Archive for June, 2009
The Virginian is the story of a quiet hero, “a courageous loner who follows his private code of honor while prevailing over the forces of evil.” In Owen Wister Out West, Owen Wister’s daughter captures the essence of the historical impact of The Virginian:
. . . For the first time, a cowboy was a gentleman and a hero, but nobody realized then that the book was the master design on which thousands of Westerns would be modeled. Its hero was the first cowboy to capture the public’s imagination, and hundreds of young girls fell in love with him . . . besides being handsome, he was humorous and human . . . The Virginian himself is the progenitor of the cowboy as folk figure. Because of him, little boys wear ten-gallon hats and carry toy pistols. This one novel set the tradition of the West permanently. We still have Western stories, Western movies, and Western radio and television drama in which the cowboy hero defends justice and his girl’s honor and shoots it out with the villain . . . It was written as fiction but has become history . . .
The novel was made into at least four movies and a television series. Before the first silent film was made, it was performed in theatres. . . Read more
The relationship of many historical events to the Nursery Rhyme have been long forgotten. The Bubonic Plague and its symptoms were parodied in “Ring Around the Rosy” and the English Queen Mary I (Bloody Mary) was believed to be the ‘star’ of the “Mary, Mary, Quite Contrary” rhyme which featured a hidden reference to the Queen’s treatment of Protestants using instruments of torture (silver bells) and execution by burning them alive at the stake. It’s no wonder that this Queen has since been known as Bloody Mary! Witches and their ‘familiars’, like cats, frogs, mice and owls, are frequently, but obliquely, referred to in the words of a Nursery Rhyme as we have discussed in “The Identity of Mother Goose.” We need to understand the people, history and cultures of by-gone days to unlock the hidden meanings of the humble Nursery rhyme. The history and origins of many an ‘innocent’ Nursery Rhyme can be found on this site. Read more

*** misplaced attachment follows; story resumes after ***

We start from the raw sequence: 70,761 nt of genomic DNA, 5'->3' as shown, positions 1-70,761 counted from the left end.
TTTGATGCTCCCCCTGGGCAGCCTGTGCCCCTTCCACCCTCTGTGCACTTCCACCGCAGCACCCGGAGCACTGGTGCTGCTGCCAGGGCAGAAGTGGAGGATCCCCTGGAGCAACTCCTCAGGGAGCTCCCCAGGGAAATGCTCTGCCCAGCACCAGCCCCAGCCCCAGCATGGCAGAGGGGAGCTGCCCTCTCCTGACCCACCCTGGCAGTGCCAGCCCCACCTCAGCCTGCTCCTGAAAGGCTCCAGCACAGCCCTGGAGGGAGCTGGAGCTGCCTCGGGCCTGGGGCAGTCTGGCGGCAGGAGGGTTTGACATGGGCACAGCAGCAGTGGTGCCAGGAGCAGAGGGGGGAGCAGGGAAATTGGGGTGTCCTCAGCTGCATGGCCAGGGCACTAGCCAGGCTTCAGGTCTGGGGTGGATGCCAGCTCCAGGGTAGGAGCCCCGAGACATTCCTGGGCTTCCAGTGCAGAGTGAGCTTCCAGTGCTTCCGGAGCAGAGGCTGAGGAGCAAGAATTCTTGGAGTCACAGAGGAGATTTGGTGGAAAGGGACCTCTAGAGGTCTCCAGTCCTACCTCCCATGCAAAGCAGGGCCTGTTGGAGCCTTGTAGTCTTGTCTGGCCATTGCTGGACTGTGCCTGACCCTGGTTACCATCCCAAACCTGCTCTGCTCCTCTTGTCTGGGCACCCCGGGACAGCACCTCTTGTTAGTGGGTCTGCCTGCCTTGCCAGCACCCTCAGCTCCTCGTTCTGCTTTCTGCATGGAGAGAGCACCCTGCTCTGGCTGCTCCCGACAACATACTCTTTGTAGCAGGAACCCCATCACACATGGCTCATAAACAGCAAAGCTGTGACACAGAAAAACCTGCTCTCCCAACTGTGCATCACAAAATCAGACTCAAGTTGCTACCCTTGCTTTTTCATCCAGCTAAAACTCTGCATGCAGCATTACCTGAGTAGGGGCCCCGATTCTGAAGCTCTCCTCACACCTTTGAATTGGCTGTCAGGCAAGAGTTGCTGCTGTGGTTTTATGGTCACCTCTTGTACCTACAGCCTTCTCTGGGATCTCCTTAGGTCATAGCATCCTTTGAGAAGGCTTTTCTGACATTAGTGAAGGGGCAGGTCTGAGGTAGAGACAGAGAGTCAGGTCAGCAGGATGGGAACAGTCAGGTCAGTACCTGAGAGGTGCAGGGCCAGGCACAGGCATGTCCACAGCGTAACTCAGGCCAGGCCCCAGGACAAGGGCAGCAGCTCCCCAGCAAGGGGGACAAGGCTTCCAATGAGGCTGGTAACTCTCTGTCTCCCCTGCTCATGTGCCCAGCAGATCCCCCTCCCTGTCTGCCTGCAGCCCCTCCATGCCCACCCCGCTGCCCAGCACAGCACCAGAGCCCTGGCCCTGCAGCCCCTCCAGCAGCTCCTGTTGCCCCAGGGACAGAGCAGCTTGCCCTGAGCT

A tongue twister is a phrase, sentence or rhyme that presents difficulties when spoken because it contains similar sounds—Whistle for the thistle sifter, for example. To get the full effect of a tongue twister you should try to repeat it several times, as quickly as possible, without stumbling or mispronouncing. Tongue twisters have long been a popular form of wordplay, particularly for schoolchildren, but they also have a more serious side – being used in elocution teaching and in the treatment of some speech defects.
The collection of funny tongue twisters presented here, however, is purely for entertainment, and consists of many old favorites as well as some new ones — try to tackle tricksy tongue twisters today! Read more